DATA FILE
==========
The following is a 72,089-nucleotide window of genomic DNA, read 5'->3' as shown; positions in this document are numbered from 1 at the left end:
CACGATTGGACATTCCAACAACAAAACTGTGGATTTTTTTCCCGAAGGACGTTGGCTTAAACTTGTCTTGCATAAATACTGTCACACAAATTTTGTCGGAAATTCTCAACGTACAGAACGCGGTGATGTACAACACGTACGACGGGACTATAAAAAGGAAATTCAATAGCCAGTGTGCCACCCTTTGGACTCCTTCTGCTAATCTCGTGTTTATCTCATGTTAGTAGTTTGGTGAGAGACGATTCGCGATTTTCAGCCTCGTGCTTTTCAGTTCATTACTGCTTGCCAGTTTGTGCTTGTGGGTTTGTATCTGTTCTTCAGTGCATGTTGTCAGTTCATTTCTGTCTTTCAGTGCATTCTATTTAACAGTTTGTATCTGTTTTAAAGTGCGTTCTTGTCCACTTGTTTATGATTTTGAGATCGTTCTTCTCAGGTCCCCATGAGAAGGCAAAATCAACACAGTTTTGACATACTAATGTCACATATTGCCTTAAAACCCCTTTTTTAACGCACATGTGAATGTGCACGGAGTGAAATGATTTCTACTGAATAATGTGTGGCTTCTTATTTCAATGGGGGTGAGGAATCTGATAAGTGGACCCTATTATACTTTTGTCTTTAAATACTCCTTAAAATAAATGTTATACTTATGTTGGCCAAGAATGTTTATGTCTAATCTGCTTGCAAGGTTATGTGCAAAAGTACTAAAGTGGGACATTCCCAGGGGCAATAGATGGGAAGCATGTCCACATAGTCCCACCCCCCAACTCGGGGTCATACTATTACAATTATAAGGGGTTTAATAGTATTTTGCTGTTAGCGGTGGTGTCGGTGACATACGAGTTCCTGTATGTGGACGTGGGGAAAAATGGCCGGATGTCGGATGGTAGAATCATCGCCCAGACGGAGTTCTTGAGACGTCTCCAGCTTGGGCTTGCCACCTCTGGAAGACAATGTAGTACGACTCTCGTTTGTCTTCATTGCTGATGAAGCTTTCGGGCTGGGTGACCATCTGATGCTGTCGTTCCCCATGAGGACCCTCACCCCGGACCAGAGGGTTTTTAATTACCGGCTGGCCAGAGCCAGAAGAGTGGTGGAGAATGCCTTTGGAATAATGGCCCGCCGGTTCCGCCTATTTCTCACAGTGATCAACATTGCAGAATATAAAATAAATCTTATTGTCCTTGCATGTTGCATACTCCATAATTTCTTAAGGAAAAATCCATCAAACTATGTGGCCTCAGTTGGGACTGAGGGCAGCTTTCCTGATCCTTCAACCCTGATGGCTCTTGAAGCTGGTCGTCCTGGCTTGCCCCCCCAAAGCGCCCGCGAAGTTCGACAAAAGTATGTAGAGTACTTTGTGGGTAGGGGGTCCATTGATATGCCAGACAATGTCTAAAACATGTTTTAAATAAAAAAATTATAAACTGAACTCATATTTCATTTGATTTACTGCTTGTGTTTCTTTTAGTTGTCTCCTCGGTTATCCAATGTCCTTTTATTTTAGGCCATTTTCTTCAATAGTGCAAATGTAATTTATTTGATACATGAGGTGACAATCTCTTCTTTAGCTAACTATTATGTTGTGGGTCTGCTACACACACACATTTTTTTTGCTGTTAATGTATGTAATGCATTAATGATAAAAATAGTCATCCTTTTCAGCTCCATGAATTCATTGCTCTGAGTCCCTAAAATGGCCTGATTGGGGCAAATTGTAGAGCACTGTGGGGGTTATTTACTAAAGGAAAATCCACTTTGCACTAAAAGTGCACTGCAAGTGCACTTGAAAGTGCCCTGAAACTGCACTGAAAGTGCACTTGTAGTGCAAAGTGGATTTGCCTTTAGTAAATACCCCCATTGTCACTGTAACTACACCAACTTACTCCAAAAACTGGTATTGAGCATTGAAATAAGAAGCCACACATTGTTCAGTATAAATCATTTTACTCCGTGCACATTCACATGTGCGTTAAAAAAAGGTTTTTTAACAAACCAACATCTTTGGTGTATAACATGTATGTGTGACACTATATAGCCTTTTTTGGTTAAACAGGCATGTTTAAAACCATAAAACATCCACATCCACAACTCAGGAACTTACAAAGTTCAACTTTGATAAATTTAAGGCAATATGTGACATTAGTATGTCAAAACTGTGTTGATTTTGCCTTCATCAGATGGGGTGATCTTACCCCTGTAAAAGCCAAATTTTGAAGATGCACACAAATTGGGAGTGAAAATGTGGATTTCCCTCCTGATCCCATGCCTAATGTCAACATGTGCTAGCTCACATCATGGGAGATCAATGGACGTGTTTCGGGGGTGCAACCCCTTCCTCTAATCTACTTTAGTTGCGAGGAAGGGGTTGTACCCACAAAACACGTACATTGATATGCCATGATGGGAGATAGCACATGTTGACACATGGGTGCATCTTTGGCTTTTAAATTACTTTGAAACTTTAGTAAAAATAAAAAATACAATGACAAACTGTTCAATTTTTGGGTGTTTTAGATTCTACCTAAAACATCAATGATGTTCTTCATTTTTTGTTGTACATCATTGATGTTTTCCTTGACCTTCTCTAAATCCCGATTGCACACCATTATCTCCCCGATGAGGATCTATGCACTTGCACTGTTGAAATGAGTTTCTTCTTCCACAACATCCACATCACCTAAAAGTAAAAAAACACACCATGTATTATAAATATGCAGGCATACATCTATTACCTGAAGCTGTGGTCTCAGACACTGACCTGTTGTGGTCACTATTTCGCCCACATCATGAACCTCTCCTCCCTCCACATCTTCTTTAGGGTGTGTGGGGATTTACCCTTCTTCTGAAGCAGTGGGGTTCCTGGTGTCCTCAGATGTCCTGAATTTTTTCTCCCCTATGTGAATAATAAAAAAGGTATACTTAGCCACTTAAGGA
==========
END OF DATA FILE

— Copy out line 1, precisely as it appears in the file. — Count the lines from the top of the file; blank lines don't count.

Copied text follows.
The following is a 72,089-nucleotide window of genomic DNA, read 5'->3' as shown; positions in this document are numbered from 1 at the left end: